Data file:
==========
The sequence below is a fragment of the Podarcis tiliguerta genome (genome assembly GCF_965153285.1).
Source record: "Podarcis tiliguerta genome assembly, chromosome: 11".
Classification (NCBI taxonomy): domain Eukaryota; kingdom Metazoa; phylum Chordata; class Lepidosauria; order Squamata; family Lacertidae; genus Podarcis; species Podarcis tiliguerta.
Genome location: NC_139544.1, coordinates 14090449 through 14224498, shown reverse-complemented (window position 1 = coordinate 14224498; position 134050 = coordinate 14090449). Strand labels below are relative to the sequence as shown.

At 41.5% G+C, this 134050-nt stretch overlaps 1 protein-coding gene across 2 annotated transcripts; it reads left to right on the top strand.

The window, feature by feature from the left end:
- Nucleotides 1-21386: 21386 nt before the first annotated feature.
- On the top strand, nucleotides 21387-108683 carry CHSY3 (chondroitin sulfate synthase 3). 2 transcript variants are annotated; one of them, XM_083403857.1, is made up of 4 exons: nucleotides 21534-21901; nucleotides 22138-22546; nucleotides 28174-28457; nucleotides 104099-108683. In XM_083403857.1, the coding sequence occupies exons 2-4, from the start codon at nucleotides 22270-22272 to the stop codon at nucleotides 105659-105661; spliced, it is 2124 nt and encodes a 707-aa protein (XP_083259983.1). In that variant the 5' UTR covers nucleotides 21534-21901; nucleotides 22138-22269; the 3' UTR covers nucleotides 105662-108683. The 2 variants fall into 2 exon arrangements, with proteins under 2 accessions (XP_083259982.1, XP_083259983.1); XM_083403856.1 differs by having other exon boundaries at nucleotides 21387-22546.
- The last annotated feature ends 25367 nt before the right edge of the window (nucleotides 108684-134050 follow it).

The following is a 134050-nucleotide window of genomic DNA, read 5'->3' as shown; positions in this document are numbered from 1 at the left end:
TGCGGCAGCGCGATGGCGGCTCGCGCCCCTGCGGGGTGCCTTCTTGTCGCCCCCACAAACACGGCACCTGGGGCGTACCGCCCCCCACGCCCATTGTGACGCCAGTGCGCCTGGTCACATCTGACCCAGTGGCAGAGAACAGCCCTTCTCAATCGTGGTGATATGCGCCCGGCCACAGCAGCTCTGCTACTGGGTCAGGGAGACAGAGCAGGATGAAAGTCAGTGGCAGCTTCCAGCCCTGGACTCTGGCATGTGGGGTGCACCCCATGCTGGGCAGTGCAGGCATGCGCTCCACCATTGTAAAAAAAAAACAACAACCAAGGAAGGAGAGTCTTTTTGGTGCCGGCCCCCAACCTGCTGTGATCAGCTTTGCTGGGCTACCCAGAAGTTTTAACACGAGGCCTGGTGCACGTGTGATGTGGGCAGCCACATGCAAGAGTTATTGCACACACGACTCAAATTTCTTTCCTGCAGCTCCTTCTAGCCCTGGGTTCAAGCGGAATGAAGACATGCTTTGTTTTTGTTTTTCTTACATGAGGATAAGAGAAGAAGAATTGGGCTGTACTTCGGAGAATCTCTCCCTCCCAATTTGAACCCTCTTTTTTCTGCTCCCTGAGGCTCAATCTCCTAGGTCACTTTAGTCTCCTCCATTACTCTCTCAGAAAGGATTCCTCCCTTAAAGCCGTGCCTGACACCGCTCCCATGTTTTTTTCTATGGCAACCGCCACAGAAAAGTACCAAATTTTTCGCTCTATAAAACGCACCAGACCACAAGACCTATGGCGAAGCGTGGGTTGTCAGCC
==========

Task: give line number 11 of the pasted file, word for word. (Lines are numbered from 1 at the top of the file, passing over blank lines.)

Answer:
TGCGGCAGCGCGATGGCGGCTCGCGCCCCTGCGGGGTGCCTTCTTGTCGCCCCCACAAACACGGCACCTGGGGCGTACCGCCCCCCACGCCCATTGTGACGCCAGTGCGCCTGGTCACATCTGACCCAGTGGCAGAGAACAGCCCTTCTCAATCGTGGTGATATGCGCCCGGCCACAGCAGCTCTGCTACTGGGTCAGGGAGACAGAGCAGGATGAAAGTCAGTGGCAGCTTCCAGCCCTGGACTCTGGCATGTGGGGTGCACCCCATGCTGGGCAGTGCAGGCATGCGCTCCACCATTGTAAAAAAAAAACAACAACCAAGGAAGGAGAGTCTTTTTGGTGCCGGCCCCCAACCTGCTGTGATCAGCTTTGCTGGGCTACCCAGAAGTTTTAACACGAGGCCTGGTGCACGTGTGATGTGGGCAGCCACATGCAAGAGTTATTGCACACACGACTCAAATTTCTTTCCTGCAGCTCCTTCTAGCCCTGGGTTCAAGCGGAATGAAGACATGCTTTGTTTTTGTTTTTCTTACATGAGGATAAGAGAAGAAGAATTGGGCTGTACTTCGGAGAATCTCTCCCTCCCAATTTGAACCCTCTTTTTTCTGCTCCCTGAGGCTCAATCTCCTAGGTCACTTTAGTCTCCTCCATTACTCTCTCAGAAAGGATTCCTCCCTTAAAGCCGTGCCTGACACCGCTCCCATGTTTTTTTCTATGGCAACCGCCACAGAAAAGTACCAAATTTTTCGCTCTATAAAACGCACCAGACCACAAGACCTATGGCGAAGCGTGGGTTGTCAGCC